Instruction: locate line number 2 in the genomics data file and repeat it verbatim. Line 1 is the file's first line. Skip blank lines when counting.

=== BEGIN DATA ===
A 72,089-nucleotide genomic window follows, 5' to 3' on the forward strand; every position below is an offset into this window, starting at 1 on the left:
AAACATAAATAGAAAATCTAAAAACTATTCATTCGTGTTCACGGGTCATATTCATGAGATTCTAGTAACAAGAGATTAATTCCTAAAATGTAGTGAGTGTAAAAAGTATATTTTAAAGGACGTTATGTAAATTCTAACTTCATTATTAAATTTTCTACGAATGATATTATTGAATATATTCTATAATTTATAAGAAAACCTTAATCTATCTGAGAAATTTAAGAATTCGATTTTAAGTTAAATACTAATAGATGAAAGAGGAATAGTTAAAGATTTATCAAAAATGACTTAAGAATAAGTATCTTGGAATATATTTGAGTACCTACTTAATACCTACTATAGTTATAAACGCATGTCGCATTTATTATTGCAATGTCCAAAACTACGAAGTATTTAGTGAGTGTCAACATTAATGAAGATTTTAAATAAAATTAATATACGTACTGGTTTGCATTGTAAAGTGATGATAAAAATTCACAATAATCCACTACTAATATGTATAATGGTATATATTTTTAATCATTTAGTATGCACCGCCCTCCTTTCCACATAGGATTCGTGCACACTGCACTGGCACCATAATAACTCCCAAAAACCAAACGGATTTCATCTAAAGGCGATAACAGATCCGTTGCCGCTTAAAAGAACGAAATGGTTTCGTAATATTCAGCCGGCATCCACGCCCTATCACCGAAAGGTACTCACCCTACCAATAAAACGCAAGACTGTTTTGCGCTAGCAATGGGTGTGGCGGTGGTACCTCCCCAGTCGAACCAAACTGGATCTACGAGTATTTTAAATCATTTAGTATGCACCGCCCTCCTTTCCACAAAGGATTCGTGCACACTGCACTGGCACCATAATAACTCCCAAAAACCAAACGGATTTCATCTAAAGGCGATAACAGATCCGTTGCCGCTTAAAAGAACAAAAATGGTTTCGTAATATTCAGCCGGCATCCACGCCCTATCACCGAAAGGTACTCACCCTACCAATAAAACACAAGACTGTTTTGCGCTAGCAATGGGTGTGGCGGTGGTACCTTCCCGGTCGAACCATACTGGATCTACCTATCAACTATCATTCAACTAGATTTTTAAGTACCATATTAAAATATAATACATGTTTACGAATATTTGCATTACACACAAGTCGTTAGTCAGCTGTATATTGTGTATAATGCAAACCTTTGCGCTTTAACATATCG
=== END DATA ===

AAACATAAATAGAAAATCTAAAAACTATTCATTCGTGTTCACGGGTCATATTCATGAGATTCTAGTAACAAGAGATTAATTCCTAAAATGTAGTGAGTGTAAAAAGTATATTTTAAAGGACGTTATGTAAATTCTAACTTCATTATTAAATTTTCTACGAATGATATTATTGAATATATTCTATAATTTATAAGAAAACCTTAATCTATCTGAGAAATTTAAGAATTCGATTTTAAGTTAAATACTAATAGATGAAAGAGGAATAGTTAAAGATTTATCAAAAATGACTTAAGAATAAGTATCTTGGAATATATTTGAGTACCTACTTAATACCTACTATAGTTATAAACGCATGTCGCATTTATTATTGCAATGTCCAAAACTACGAAGTATTTAGTGAGTGTCAACATTAATGAAGATTTTAAATAAAATTAATATACGTACTGGTTTGCATTGTAAAGTGATGATAAAAATTCACAATAATCCACTACTAATATGTATAATGGTATATATTTTTAATCATTTAGTATGCACCGCCCTCCTTTCCACATAGGATTCGTGCACACTGCACTGGCACCATAATAACTCCCAAAAACCAAACGGATTTCATCTAAAGGCGATAACAGATCCGTTGCCGCTTAAAAGAACGAAATGGTTTCGTAATATTCAGCCGGCATCCACGCCCTATCACCGAAAGGTACTCACCCTACCAATAAAACGCAAGACTGTTTTGCGCTAGCAATGGGTGTGGCGGTGGTACCTCCCCAGTCGAACCAAACTGGATCTACGAGTATTTTAAATCATTTAGTATGCACCGCCCTCCTTTCCACAAAGGATTCGTGCACACTGCACTGGCACCATAATAACTCCCAAAAACCAAACGGATTTCATCTAAAGGCGATAACAGATCCGTTGCCGCTTAAAAGAACAAAAATGGTTTCGTAATATTCAGCCGGCATCCACGCCCTATCACCGAAAGGTACTCACCCTACCAATAAAACACAAGACTGTTTTGCGCTAGCAATGGGTGTGGCGGTGGTACCTTCCCGGTCGAACCATACTGGATCTACCTATCAACTATCATTCAACTAGATTTTTAAGTACCATATTAAAATATAATACATGTTTACGAATATTTGCATTACACACAAGTCGTTAGTCAGCTGTATATTGTGTATAATGCAAACCTTTGCGCTTTAACATATCG